Occasionally, I have a conversation with someone who thinks that most young women today are uninterested in marriage and children and wish to pursue having sex with large numbers of partners instead. In this post, I will argue that this narrative is basically false. Women today do not have a large number of sexual partners and they are still getting married and having children. The difference between Millenials and past generations is that they are starting their families slightly later in life, and so having a slightly longer period of serial monogamy.
With regards to sexual partners, the CDC reports that the average woman between the ages of 25 and 44 reports having had 4.3-lifetime sexual partners. This figure is probably too low because some women will claim to have had fewer sexual partners than they actually have. Young males report having had sex with an average 6.6 women. This figure is probably too high because some men will claim to have had more sexual partners than they actually have. On average, men and women are probably having roughly five lifetime sexual partners.
The CDC also provides data on the frequency with which women have 15 or more lifetime sexual partners. Such behavior is rare: only 10.8% of women under the age of 44 reported having such a high number of sexual partners.
These numbers vary by race, and many of the people who are concerned about the behavior of millennial women are also concerned about the changing demographics of America. Because of this, it is worth noting that data from the general social survey shows White women report having had an average of three sexual partners while White men report an average of five. By the same logic as before, White men and women have probably had an average of four-lifetime sexual partners.
Some might argue that four to five lifetime sexual partners is higher than ideal. Even if that is true, this figure obviously indicates a pattern of serial monogamy, not sleeping around. The average age of first marriage is 27, meaning that women could easily fit in four to five relationships, lasting one or more years each, in-between the time that they start to date and the time that they get married.
The previously referenced analysis of GSS data also broke the numbers down by year. This data suggests little change in the last two and a half decades:
The CDC’s analysis also displayed data for multiple years. It shows an increase of 0.5 average male sexual partners for US women in general between the years 2001 and 2013.
Another analysis of GSS data which combined races and sexes found that lifetime sexual partners rose through most of the 20th century but turned around with people born after the 1970s. Millenials reported having no more partners that did people born in the late 1940s.
Thus, most millennial women are not having a large number of sexual partners, and there is no trend of women becoming more sexually promiscuous over the last few decades.
With respect to marriage, most women are still getting married, but they are doing so three to four years later than in the past.
These trends are somewhat misleading due to the rise in non-marital cohabitation. According to Pew, 9.2% of millennials are currently cohabitating with a significant other compared to just 5.2 % of generation Xers who were cohabitating in 1998. Rates of cohabitation in earlier generations were presumably even lower. Adjusting for these differences would eliminate a significant fraction of the cohort disparities in the proportion of people who never marry seen above.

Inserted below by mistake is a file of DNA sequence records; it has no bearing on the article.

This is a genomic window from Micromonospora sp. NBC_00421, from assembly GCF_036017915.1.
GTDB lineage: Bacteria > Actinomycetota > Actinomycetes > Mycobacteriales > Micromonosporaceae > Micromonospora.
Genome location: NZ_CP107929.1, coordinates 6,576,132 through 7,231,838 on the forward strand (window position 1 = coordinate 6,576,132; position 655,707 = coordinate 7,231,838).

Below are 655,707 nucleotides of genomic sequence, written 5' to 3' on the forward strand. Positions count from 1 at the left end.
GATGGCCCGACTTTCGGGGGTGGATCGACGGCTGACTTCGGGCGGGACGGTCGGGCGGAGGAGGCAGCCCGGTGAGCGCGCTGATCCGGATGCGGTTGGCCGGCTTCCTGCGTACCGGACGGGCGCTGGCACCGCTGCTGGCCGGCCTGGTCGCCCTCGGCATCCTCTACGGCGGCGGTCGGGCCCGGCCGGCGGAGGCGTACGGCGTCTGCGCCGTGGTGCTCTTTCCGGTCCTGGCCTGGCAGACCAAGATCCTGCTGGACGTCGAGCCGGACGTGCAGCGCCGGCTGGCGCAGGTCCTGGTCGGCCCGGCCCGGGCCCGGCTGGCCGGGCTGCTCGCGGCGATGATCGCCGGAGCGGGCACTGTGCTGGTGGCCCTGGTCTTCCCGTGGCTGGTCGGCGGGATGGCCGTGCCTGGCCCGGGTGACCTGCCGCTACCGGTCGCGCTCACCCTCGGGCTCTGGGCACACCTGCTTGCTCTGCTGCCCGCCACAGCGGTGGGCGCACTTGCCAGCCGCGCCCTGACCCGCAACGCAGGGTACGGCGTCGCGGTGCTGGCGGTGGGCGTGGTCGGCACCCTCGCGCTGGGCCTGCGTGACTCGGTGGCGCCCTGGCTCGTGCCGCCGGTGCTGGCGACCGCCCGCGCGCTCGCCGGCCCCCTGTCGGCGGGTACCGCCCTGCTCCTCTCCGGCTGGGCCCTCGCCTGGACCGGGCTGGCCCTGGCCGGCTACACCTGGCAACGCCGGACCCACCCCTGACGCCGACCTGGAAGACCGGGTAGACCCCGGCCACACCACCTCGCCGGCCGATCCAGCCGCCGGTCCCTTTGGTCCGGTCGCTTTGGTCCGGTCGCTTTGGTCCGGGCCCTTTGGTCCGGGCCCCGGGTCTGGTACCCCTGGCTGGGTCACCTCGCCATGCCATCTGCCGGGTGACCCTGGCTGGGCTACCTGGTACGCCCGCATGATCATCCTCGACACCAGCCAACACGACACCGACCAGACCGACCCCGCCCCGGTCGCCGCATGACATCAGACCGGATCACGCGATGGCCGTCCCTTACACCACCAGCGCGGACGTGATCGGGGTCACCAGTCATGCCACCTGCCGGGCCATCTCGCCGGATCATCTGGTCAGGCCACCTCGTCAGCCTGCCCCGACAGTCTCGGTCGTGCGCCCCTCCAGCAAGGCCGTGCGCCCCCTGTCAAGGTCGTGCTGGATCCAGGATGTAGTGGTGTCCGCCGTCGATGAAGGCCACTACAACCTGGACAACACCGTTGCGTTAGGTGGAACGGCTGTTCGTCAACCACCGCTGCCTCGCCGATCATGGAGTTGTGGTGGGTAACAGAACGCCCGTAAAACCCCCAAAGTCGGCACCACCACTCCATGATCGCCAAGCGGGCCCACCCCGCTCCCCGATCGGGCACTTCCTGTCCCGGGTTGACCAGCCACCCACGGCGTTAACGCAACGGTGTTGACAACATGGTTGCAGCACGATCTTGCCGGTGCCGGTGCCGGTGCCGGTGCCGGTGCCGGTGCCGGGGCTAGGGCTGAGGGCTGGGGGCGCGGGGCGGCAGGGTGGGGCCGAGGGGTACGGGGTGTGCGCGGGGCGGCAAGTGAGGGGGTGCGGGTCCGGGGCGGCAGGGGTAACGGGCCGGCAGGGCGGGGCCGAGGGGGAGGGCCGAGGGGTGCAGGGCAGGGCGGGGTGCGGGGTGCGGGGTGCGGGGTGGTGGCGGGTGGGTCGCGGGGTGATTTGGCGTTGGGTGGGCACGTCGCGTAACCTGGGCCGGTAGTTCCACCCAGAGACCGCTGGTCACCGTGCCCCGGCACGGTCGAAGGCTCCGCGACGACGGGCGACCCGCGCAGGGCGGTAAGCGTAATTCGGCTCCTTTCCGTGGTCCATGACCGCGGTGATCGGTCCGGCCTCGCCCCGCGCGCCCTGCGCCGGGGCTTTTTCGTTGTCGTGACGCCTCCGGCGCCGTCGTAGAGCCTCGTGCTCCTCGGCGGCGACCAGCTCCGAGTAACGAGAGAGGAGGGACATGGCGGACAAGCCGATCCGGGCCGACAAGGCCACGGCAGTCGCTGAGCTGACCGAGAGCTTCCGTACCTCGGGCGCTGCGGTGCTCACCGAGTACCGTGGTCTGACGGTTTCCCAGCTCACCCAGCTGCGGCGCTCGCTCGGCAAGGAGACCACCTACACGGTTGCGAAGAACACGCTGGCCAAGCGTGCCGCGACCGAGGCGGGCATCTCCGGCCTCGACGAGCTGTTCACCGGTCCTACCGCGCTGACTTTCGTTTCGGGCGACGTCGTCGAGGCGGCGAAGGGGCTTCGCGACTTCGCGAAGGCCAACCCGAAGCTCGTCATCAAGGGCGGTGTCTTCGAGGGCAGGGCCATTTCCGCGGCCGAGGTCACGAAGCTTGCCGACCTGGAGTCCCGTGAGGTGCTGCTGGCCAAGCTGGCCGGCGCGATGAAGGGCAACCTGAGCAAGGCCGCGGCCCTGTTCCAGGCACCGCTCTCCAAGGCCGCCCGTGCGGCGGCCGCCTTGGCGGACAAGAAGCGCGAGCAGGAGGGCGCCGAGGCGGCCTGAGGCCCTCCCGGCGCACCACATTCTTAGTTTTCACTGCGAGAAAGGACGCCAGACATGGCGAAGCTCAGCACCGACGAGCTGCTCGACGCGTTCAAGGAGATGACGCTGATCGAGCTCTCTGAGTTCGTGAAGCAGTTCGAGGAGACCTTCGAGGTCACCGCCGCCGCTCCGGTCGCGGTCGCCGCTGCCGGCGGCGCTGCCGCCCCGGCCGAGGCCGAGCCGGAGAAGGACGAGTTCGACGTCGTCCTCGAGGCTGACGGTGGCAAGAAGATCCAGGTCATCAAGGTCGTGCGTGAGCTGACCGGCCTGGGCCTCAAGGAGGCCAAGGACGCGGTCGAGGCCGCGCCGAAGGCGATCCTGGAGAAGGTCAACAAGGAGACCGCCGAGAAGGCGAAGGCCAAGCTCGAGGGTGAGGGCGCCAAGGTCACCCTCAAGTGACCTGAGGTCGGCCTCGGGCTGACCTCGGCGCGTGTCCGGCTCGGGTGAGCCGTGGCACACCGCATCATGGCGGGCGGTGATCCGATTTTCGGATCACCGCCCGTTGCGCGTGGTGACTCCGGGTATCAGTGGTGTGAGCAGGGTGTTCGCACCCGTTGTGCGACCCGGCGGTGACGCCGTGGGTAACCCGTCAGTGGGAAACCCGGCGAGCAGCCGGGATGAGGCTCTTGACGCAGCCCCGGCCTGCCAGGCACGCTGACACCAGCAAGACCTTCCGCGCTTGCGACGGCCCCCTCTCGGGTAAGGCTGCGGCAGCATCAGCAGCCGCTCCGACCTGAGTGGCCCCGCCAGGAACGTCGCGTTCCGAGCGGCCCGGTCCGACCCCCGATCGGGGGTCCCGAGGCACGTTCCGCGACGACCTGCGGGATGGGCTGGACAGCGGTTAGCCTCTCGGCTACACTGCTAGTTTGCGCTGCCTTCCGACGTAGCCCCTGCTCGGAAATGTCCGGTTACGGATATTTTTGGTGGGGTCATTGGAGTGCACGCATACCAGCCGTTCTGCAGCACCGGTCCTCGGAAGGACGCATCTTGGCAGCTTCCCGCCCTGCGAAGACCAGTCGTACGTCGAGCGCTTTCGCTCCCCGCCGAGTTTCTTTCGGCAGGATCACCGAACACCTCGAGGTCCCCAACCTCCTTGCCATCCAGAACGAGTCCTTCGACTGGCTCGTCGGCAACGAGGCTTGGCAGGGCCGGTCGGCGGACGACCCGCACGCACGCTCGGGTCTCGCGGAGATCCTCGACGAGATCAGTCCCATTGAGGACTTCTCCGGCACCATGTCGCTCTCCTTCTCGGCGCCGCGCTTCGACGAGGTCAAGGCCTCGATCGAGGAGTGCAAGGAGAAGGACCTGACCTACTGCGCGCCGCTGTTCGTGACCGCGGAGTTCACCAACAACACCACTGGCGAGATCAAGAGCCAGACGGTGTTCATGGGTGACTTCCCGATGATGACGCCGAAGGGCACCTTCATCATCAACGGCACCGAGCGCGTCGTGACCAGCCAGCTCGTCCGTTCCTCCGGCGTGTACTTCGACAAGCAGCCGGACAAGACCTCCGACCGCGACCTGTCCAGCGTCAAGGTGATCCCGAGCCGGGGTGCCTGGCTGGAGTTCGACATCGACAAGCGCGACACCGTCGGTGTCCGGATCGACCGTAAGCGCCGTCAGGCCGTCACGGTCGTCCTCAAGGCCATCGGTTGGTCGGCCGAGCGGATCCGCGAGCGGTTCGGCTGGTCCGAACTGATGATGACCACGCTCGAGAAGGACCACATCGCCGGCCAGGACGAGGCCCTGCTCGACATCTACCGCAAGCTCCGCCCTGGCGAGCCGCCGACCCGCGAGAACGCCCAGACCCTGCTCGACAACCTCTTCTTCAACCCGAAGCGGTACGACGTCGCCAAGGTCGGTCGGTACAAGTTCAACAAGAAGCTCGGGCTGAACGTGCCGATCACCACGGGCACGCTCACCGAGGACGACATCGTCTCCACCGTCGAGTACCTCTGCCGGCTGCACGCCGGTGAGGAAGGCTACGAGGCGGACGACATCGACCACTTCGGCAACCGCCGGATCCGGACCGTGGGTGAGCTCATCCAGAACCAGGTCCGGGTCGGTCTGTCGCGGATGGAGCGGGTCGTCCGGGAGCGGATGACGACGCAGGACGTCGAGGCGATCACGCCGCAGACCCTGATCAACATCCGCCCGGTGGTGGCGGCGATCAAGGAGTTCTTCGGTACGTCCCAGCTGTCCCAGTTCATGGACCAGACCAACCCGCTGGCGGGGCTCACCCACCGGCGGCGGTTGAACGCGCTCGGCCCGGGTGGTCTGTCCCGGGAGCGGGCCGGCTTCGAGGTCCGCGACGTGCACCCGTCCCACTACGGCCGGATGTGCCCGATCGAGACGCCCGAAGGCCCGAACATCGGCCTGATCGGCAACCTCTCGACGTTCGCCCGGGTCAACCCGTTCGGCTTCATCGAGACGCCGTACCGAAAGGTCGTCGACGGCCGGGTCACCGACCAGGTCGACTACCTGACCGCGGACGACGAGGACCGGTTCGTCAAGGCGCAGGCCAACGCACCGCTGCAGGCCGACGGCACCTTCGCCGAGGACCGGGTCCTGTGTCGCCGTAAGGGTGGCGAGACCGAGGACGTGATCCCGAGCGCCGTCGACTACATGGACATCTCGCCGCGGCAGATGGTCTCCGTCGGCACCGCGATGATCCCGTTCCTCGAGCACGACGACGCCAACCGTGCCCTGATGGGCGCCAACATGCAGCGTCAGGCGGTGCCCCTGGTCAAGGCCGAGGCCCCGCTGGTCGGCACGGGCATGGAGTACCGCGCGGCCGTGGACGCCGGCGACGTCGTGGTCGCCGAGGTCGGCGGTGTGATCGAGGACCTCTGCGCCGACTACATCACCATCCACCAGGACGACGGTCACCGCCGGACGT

That being said, the age at which people marry is definitely increasing. The median age at which women marry has changed from 23.5 in 1890 to 20.5 in 1950 and 27 in 2010. The median age at which men marry has been more stable, moving from 26.5 in 1890 to 24 in 1950 and up to 28.5 in 2010.
Among those who have not yet married, the desire for marriage is still very strong. According to Gallup, 86% of millennials who are not already married want to be someday.
Also according to Gallup, most adults under the age of 40 have children, and more than 90% of adults under 40 want children someday. These figures were basically the same in 2013 and 2003.
The overall fertility rate fell during the 1960s and stabilized in the mid-1970s.
Fertility rates have been rising for women between the ages of 30 and 44, stagnant for women between the ages of 25 and 29, and falling for women 24 and younger.
As millennials get older, the number of millennial mothers is quickly rising:
If we look at these trends by race, we see that the White fertility rate has risen since the 1980s while the fertility rate for all other groups has fallen.
It used to be that Whites had the lowest fertility rate of any major racial group. For the last 20 years, Asians and Amerindians have had lower fertility rates than Whites. If current trends continue, the fertility rates of Blacks and Hispanics may fall below those of Whites within the next 20 years.
Extending the analysis back further, the White fertility rate declined from 7.04 in 1800 to 5.42 in 1850, to 3.56 in 1900, and 2.98 in 1950. Thus, the White fertility declined for nearly all of American history but may have bottomed out in the 1980s. Black fertility has also been declining for well over 150 years, but it may very well continue to do so in the coming decades.
To sum up: Millennial women are not having sex with all that many males and are probably engaging in serial monogamy until their late 20s/early 30s, at which point most of them get married and have children. Most young people who are not yet at this stage of life say that they want to get married and have kids in the future, so we can reasonably expect these trends to continue. By and large, millennials seem to still be engaging in family life, they are just doing so a little later than previous generations did.